Look at starred * rows for the car and ** rows for the parachutist, notice we have identical free body diagrams but the motion is different in each case.
Direction of velocity Nature of motion Free body diagram free body diagram showing Resultant Force only(N) Accel = Fr/m (ms-2)
Velocity to the Right A car is travelling at a steady speed of 3ms-1.  0
Velocity to the Right A car is getting faster  0.5
*Velocity to the right A car is slowing down  -0.5
*Velocity to the left The car is speeding up  -0.5
Velocity of skydiver is always downwards (negative) A skydiver is travelling at -20ms-1 and getting faster  5
**Velocity of skydiver is always downwards (negative) The skydiver is falling at a steady speed of 60ms-1  0
Velocity of skydiver is always downwards (negative) The skydiver has pulled the ripcord  40
**Velocity of skydiver is always downwards (negative) The skydiver is falling with a gentle constant speed of 5 ms-1>  0

#### Labelling Force Vectors

When we are drawing force vectors we must be aware of what is causing the force, what the force is acting on, whether the force is a reaction or reaction force, whether the force is balanced or unbalanced and the direction of the force. Free body diagrams and effective labelling of forces vectors aid clear thinking about the nature of force. Suppose A is pulling on B with a Force F. How do we comprehensively but precisely express this statement? Simple.just write FAB = Force on A due to B. This is the convention we use when labelling force vectors. Notice the body the force acts on (A) is listed first.
Situation Force Notation How it is read Action or Reaction?
Lift pulled vertically by cable FLC Force on Lift due to Cable Action
Man pulled by Earth FME Force on Man due to Earth Action
Man pushed up by scales FMS Force on Man due to Scales Reaction
Apple supported by balance FAB Force on Apple due to Balance Reaction
Tug boat pulling an oil Rig FRT Force on Rig due to Tugs Action
Sprinter pushed by ground FSG Force on Sprinter due to Ground Reaction

## 3) Unbalanced Force = Mass x Acceleration - Newton's Second Law in Context

A common problem in higher physics involves motion in a lift. Very often the problem involves a person standing on scales, or a box hanging from a newton balance. The question usually asks what the reading on the scales will be.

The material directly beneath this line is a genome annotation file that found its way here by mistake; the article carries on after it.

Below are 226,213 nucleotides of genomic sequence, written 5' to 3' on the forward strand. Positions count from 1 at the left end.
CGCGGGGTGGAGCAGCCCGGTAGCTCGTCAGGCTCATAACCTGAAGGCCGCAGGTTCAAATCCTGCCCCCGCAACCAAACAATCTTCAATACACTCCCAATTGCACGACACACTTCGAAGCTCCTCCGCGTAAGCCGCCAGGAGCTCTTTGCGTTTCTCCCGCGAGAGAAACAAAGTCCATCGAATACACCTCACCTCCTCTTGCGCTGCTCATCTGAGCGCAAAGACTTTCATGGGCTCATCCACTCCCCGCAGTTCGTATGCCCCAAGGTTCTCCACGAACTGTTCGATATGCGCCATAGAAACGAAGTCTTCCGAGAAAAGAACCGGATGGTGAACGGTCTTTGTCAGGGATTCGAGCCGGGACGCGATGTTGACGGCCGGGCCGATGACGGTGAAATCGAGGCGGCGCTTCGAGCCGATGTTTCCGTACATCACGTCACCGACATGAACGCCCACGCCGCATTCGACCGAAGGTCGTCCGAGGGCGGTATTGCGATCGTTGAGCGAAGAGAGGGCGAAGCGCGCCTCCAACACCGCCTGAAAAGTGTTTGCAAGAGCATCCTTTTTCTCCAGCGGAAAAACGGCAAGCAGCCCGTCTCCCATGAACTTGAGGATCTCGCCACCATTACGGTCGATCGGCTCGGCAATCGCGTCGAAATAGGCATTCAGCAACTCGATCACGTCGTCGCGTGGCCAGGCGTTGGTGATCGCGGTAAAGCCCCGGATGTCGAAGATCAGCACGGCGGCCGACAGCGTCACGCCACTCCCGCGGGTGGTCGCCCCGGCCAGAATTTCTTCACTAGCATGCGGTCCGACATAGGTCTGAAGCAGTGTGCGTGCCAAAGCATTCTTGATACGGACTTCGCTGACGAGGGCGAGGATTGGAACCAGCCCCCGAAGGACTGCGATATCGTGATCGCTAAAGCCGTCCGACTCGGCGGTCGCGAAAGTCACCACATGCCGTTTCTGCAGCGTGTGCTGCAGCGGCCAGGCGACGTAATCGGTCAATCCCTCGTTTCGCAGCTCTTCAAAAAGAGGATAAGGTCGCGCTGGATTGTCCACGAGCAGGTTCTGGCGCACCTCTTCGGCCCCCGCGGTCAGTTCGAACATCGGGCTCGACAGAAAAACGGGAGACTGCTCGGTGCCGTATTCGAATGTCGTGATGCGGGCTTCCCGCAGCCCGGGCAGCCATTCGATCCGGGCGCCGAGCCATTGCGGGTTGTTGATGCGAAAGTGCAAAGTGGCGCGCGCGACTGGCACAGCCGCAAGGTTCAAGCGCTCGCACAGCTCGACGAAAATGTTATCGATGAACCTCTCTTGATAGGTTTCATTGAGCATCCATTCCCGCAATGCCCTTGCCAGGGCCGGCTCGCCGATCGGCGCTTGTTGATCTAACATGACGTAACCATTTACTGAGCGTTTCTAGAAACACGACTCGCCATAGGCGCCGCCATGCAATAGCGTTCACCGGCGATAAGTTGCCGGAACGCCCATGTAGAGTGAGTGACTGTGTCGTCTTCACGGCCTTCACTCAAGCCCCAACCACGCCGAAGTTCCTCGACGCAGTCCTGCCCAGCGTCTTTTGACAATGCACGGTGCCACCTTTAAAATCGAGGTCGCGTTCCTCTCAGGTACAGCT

Example: A lift and contents has a mass of 2000 kg. If the lift experiences an upwards force (Tension) of 22000 N from a cable, calculate
1. The acceleration of the lift.
2. The reading on the Newton balance when a 160 g apple is hanging from it.
3. The reading on the scales when an 80 kg man is standing on them. ## 4) Energy calculations in Mechanics

Whenever a force is acting on a body and causes a displacement of that body, then the force is transferring energy to the body (or its surroundings) and we say the force is doing work. Work Done (by the force) is therefore an energy measured in Joules (J) and it is defined as Force (N) x Displacement (m). Ew = F.s (J). 1 J = 1 Nm. #### Work Done = kinetic Energy and Potential Energy

The three expressions for energy and one for power are shown below. You should be familiar with them from S4. The Work Done by a force on a body is the energy transferred to the body. In mechanics the energy the body acquires can manifest itself as kinetic energy, potential energy or heat energy. The following argument shows that Work Done on a body equals its change in Kinetic Energy. (provided there are no other forces present).
As you read this argument draw a diagram to support it. Suppose a block is at rest and u = 0. Now suppose a uniform force pulls (Works) the block until its velocity is v. If this change in velocity occurred in a time t, then the average velocity of the block is v/2 and its acceleration is v/t. If the block was displaced s metres during this time then the average velocity of the block is s/t. Thus s/t = v/2 or s = vt/2. Now Ew = Fs = mas = m(v/t)(vt/2) = 1/2mv2. This Ew = Ek. Suppose the block was not initially at rest, show that Ew = DEk.
Exercise: Draw a diagram to support this argument and using sensible values verify that Ew = DEk.
A similar argument can be used to show Ew = Ep. Suppose a Force F, slowly (therefore we can ignore Ek lift a block m a height h. Then we can say Ew = Fs = (mg)h = mgh. ## Cumulative problem

These questions will help you appreciate the energy expressions and how they can be used to simply problems. Note in these questions we ignore friction.